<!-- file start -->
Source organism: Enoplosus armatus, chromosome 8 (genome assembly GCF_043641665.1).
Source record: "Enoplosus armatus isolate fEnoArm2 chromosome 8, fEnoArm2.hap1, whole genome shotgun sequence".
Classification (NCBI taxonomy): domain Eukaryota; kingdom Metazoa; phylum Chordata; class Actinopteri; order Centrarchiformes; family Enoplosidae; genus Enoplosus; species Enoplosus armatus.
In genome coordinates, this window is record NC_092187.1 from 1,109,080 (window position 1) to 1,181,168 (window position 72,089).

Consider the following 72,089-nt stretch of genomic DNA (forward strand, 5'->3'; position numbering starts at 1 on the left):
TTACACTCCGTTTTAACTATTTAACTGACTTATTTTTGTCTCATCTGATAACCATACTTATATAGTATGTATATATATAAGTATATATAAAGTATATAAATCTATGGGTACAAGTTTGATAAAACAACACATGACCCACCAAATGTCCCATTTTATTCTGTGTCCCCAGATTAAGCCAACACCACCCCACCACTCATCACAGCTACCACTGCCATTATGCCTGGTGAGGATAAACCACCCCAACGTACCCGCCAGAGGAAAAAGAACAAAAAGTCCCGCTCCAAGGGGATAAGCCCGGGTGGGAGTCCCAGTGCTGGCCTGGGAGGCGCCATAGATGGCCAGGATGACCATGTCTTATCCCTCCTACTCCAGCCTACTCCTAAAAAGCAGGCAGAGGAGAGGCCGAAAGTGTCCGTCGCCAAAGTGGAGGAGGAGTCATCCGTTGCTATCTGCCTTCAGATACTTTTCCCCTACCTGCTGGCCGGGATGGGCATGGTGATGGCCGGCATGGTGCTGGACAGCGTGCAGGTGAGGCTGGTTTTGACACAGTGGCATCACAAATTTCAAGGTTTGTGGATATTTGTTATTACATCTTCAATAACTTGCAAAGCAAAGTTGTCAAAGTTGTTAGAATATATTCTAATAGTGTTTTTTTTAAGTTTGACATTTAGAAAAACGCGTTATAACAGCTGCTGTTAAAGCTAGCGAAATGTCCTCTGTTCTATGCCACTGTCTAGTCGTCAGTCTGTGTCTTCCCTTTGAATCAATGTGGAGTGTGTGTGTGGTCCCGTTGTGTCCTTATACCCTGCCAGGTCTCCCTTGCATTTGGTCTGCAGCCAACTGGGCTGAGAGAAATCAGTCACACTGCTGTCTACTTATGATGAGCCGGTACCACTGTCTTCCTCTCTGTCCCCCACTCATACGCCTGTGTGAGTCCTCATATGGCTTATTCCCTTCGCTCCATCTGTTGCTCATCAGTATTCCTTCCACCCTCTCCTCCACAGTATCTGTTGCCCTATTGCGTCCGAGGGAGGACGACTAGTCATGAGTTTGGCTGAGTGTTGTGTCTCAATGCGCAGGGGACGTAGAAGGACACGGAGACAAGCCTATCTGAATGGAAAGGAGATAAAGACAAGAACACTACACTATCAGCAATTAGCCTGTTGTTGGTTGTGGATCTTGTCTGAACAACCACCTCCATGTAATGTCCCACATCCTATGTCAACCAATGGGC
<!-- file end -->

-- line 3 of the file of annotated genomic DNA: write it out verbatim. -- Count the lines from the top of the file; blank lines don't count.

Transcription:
Classification (NCBI taxonomy): domain Eukaryota; kingdom Metazoa; phylum Chordata; class Actinopteri; order Centrarchiformes; family Enoplosidae; genus Enoplosus; species Enoplosus armatus.